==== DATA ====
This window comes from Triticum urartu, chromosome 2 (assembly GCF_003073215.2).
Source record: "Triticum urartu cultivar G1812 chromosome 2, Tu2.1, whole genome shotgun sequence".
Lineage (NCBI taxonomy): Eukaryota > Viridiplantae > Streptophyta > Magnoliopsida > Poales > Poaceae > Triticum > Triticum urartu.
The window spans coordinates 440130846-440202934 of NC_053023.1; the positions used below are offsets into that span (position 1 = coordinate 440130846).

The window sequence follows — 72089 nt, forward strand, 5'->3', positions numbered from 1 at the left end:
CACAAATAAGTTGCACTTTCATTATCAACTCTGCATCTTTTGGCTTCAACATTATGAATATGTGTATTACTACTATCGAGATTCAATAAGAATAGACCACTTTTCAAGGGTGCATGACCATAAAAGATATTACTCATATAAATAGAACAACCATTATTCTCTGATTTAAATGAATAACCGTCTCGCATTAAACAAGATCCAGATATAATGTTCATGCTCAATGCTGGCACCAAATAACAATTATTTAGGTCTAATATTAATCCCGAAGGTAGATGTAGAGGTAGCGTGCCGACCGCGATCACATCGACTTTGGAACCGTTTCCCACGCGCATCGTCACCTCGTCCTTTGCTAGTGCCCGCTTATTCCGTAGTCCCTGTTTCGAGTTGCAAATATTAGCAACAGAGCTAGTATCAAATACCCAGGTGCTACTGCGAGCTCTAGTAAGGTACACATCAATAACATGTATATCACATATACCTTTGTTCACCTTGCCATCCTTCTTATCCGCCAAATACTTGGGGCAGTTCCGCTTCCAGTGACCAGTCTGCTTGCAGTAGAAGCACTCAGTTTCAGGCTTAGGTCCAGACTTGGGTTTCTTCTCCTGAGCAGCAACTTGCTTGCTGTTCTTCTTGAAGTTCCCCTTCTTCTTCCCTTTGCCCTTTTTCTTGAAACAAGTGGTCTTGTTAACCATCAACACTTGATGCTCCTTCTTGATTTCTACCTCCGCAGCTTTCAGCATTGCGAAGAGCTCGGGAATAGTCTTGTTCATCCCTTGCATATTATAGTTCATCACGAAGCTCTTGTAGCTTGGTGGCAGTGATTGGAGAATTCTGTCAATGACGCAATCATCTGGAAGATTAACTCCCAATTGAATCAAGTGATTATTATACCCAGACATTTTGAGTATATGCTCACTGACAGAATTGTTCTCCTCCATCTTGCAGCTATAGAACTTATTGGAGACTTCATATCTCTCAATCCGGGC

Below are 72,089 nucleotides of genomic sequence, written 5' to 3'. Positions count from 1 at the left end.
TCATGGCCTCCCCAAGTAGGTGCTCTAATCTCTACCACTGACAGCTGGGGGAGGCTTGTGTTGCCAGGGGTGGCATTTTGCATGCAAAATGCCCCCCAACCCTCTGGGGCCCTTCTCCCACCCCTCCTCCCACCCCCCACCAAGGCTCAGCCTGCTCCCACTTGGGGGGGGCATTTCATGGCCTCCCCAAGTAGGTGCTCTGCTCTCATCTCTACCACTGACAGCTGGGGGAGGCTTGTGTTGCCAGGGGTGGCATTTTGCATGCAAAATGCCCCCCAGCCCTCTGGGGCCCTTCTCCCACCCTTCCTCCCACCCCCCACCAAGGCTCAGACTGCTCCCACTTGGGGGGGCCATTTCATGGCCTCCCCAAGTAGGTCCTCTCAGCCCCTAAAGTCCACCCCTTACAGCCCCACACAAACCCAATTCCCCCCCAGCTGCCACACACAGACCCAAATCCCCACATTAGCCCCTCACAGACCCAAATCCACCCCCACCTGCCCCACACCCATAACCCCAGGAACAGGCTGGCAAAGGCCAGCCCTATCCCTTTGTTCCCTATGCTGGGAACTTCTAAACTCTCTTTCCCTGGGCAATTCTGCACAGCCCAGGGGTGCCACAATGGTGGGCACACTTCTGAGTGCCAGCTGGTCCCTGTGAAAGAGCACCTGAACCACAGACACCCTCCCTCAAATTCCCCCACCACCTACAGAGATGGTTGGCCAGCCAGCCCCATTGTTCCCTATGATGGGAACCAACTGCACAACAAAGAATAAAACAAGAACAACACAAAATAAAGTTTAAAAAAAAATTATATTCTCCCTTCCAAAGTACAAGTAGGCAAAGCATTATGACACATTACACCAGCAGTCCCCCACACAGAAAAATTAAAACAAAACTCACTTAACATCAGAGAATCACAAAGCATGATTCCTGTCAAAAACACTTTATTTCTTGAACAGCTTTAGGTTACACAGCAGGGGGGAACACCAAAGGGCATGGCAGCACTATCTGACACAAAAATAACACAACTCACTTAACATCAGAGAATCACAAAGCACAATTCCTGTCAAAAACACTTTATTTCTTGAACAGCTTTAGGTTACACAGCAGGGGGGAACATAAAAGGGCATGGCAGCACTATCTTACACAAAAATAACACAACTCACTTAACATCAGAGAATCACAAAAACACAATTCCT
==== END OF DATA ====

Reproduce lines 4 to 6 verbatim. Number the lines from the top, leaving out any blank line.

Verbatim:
The window spans coordinates 440130846-440202934 of NC_053023.1; the positions used below are offsets into that span (position 1 = coordinate 440130846).

The window sequence follows — 72089 nt, forward strand, 5'->3', positions numbered from 1 at the left end:
CACAAATAAGTTGCACTTTCATTATCAACTCTGCATCTTTTGGCTTCAACATTATGAATATGTGTATTACTACTATCGAGATTCAATAAGAATAGACCACTTTTCAAGGGTGCATGACCATAAAAGATATTACTCATATAAATAGAACAACCATTATTCTCTGATTTAAATGAATAACCGTCTCGCATTAAACAAGATCCAGATATAATGTTCATGCTCAATGCTGGCACCAAATAACAATTATTTAGGTCTAATATTAATCCCGAAGGTAGATGTAGAGGTAGCGTGCCGACCGCGATCACATCGACTTTGGAACCGTTTCCCACGCGCATCGTCACCTCGTCCTTTGCTAGTGCCCGCTTATTCCGTAGTCCCTGTTTCGAGTTGCAAATATTAGCAACAGAGCTAGTATCAAATACCCAGGTGCTACTGCGAGCTCTAGTAAGGTACACATCAATAACATGTATATCACATATACCTTTGTTCACCTTGCCATCCTTCTTATCCGCCAAATACTTGGGGCAGTTCCGCTTCCAGTGACCAGTCTGCTTGCAGTAGAAGCACTCAGTTTCAGGCTTAGGTCCAGACTTGGGTTTCTTCTCCTGAGCAGCAACTTGCTTGCTGTTCTTCTTGAAGTTCCCCTTCTTCTTCCCTTTGCCCTTTTTCTTGAAACAAGTGGTCTTGTTAACCATCAACACTTGATGCTCCTTCTTGATTTCTACCTCCGCAGCTTTCAGCATTGCGAAGAGCTCGGGAATAGTCTTGTTCATCCCTTGCATATTATAGTTCATCACGAAGCTCTTGTAGCTTGGTGGCAGTGATTGGAGAATTCTGTCAATGACGCAATCATCTGGAAGATTAACTCCCAATTGAATCAAGTGATTATTATACCCAGACATTTTGAGTATATGCTCACTGACAGAATTGTTCTCCTCCATCTTGCAGCTATAGAACTTATTGGAGACTTCATATCTCTCAATCCGGGC